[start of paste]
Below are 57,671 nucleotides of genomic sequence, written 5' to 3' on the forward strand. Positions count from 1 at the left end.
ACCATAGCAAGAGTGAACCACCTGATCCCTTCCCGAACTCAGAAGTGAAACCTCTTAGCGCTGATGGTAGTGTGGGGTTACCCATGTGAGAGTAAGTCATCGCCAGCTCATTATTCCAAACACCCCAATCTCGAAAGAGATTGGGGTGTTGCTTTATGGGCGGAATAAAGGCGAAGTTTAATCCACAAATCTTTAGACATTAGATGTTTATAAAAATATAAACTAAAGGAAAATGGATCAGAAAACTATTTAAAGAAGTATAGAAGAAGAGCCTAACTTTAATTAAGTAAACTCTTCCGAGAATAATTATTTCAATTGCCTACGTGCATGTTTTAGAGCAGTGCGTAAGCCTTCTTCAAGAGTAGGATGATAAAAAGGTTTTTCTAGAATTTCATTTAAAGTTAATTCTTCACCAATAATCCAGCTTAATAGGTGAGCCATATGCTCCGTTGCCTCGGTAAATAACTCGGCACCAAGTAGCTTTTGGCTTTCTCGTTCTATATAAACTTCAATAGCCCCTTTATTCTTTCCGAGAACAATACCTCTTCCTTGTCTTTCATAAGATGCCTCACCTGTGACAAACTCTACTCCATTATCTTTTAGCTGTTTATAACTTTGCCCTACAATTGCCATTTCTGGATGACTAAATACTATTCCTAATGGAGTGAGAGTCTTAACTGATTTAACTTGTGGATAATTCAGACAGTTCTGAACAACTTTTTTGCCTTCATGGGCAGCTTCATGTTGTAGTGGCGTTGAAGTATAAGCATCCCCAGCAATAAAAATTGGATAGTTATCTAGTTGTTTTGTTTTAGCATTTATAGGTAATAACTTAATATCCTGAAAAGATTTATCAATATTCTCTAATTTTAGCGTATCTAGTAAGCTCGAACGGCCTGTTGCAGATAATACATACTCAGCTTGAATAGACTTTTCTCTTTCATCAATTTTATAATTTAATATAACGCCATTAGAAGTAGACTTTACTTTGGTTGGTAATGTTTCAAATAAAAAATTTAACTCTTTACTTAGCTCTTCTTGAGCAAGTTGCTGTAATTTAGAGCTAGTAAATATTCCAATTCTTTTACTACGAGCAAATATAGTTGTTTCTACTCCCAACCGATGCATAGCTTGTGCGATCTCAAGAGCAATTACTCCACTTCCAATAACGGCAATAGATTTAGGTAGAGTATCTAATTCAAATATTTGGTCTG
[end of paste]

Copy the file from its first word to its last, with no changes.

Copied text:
Below are 57,671 nucleotides of genomic sequence, written 5' to 3' on the forward strand. Positions count from 1 at the left end.
ACCATAGCAAGAGTGAACCACCTGATCCCTTCCCGAACTCAGAAGTGAAACCTCTTAGCGCTGATGGTAGTGTGGGGTTACCCATGTGAGAGTAAGTCATCGCCAGCTCATTATTCCAAACACCCCAATCTCGAAAGAGATTGGGGTGTTGCTTTATGGGCGGAATAAAGGCGAAGTTTAATCCACAAATCTTTAGACATTAGATGTTTATAAAAATATAAACTAAAGGAAAATGGATCAGAAAACTATTTAAAGAAGTATAGAAGAAGAGCCTAACTTTAATTAAGTAAACTCTTCCGAGAATAATTATTTCAATTGCCTACGTGCATGTTTTAGAGCAGTGCGTAAGCCTTCTTCAAGAGTAGGATGATAAAAAGGTTTTTCTAGAATTTCATTTAAAGTTAATTCTTCACCAATAATCCAGCTTAATAGGTGAGCCATATGCTCCGTTGCCTCGGTAAATAACTCGGCACCAAGTAGCTTTTGGCTTTCTCGTTCTATATAAACTTCAATAGCCCCTTTATTCTTTCCGAGAACAATACCTCTTCCTTGTCTTTCATAAGATGCCTCACCTGTGACAAACTCTACTCCATTATCTTTTAGCTGTTTATAACTTTGCCCTACAATTGCCATTTCTGGATGACTAAATACTATTCCTAATGGAGTGAGAGTCTTAACTGATTTAACTTGTGGATAATTCAGACAGTTCTGAACAACTTTTTTGCCTTCATGGGCAGCTTCATGTTGTAGTGGCGTTGAAGTATAAGCATCCCCAGCAATAAAAATTGGATAGTTATCTAGTTGTTTTGTTTTAGCATTTATAGGTAATAACTTAATATCCTGAAAAGATTTATCAATATTCTCTAATTTTAGCGTATCTAGTAAGCTCGAACGGCCTGTTGCAGATAATACATACTCAGCTTGAATAGACTTTTCTCTTTCATCAATTTTATAATTTAATATAACGCCATTAGAAGTAGACTTTACTTTGGTTGGTAATGTTTCAAATAAAAAATTTAACTCTTTACTTAGCTCTTCTTGAGCAAGTTGCTGTAATTTAGAGCTAGTAAATATTCCAATTCTTTTACTACGAGCAAATATAGTTGTTTCTACTCCCAACCGATGCATAGCTTGTGCGATCTCAAGAGCAATTACTCCACTTCCAATAACGGCAATAGATTTAGGTAGAGTATCTAATTCAAATATTTGGTCTG